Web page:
Safe and supportive environment is goal in Schenectady's 'trauma-sensitive' schools

On Board Online • January 22, 2018

By Cathy Woodruff
Senior Writer

It's shortly after lunch at Hamilton Elementary School in Schenectady, and Ashleigh Caster's students are stretched out on the floor of her second-grade classroom, eyes closed.

A recording of a woman's voice leads them through a soothing meditation: "Take a breath in through your nose ... Feel how your tummy gets like a big balloon ... Imagine you are lying on the grass in a beautiful park ... a very friendly butterfly comes to say 'hi' ."

Next, it's time for a lively round of rhythmic movement set to some silly lyrics - "Banana, banana, meatball!" - before turning to the first lesson of the afternoon.


Today's teens may not distinguish between a friend and a follower

On Board Online • December 11, 2017

By Merri Rosenberg
Special Correspondent

In any generation, the social shoals of youth - especially in middle and high school - are treacherous for many students. Figuring out where one fits in the social hierarchy is a classic task and seldom an easy one, according to psychologists.

Whether a student feels popular among his or her peers no longer depends on who sits at what table in the lunchroom or what verdict peers render about one's shoes or outfit. Today, experts say, social status mostly plays out in cyberspace.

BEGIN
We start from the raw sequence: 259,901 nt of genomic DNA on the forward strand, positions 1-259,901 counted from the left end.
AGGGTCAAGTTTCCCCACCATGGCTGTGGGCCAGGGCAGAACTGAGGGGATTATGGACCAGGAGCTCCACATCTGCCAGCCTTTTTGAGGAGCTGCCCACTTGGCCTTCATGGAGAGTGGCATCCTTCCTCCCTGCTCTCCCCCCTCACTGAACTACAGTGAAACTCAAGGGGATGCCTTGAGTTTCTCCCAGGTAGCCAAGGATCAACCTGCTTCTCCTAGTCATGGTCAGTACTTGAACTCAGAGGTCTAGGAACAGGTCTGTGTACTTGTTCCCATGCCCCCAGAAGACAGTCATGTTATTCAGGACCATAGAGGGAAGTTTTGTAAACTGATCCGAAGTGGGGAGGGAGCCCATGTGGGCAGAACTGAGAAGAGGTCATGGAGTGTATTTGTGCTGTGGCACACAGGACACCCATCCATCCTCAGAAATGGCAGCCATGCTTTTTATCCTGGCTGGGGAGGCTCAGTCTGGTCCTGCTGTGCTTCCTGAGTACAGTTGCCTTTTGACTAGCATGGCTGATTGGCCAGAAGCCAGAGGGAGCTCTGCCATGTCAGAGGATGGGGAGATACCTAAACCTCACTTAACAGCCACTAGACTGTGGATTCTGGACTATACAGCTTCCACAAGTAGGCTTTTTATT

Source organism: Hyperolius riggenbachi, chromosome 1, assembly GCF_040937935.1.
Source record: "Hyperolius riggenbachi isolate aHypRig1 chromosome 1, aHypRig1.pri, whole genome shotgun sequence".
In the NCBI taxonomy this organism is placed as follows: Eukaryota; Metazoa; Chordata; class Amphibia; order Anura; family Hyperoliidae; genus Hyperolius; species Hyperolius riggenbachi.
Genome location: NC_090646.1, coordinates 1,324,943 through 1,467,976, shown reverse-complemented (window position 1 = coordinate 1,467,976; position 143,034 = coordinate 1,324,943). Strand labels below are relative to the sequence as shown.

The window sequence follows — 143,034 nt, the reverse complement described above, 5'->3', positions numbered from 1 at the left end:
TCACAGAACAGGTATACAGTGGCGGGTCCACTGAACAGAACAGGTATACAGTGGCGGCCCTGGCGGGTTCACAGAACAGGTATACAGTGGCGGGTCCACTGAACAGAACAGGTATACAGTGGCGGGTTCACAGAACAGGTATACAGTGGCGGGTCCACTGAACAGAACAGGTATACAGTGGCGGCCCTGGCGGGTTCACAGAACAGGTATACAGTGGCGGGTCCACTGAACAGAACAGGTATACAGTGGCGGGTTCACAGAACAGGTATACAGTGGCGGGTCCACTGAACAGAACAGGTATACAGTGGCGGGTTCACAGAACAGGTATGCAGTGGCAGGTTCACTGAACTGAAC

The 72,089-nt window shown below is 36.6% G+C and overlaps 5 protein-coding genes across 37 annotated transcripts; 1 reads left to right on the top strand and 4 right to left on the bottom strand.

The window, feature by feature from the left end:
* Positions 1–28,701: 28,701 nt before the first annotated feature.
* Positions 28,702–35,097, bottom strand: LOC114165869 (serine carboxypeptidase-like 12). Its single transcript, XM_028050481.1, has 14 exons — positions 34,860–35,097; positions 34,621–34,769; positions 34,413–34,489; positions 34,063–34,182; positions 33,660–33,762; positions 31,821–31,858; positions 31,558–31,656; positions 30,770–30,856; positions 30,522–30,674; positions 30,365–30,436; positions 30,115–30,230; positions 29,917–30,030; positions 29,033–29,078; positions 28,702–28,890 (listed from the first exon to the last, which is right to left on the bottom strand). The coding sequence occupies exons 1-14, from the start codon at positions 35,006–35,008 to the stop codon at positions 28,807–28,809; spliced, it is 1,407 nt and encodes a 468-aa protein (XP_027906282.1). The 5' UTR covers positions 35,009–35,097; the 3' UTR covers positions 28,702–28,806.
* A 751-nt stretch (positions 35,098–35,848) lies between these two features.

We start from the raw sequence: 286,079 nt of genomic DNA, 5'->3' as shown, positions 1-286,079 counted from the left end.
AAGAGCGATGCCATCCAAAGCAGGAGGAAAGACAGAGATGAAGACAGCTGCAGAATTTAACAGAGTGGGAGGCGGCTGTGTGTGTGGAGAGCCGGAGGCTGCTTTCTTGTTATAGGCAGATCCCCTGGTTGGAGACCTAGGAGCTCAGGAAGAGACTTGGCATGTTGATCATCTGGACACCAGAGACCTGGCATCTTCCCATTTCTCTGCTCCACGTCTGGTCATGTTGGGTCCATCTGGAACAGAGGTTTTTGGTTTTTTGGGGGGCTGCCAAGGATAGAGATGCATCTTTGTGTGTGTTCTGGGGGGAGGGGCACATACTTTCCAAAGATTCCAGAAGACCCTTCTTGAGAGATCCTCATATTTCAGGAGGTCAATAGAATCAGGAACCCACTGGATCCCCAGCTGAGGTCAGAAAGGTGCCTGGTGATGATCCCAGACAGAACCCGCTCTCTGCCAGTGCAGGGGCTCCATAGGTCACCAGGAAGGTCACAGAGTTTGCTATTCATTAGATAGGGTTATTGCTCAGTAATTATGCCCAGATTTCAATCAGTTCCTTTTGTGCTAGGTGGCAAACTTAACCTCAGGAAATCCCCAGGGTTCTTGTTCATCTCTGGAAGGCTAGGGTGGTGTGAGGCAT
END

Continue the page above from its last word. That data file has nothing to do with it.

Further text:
NYSSBA, allies call for $2B school aid increase $1.5B needed to maintain current programming

On Board Online • December 11, 2017

By Brian Fessler
Deputy Director of Governmental Relations

A coalition of state education groups including NYSSBA is calling for an increase in school aid of $2 billion over 2017-18 funding levels.

The Educational Conference Board, or ECB, is comprised of seven leading educational organizations representing parents, classroom teachers, school-related professionals, building administrators, superintendents and school boards.


SED creates 'pre-screening' phase for capital projects

On Board Online • December 11, 2017

By Cathy Woodruff
Senior Writer

As part of a fresh effort to speed the approval process for capital projects, the State Education Department (SED) has established a new "pre-screening" phase. The goal is to ensure that all projects are fully ready for review before they are scrutinized by SED's Office of Facilities Planning.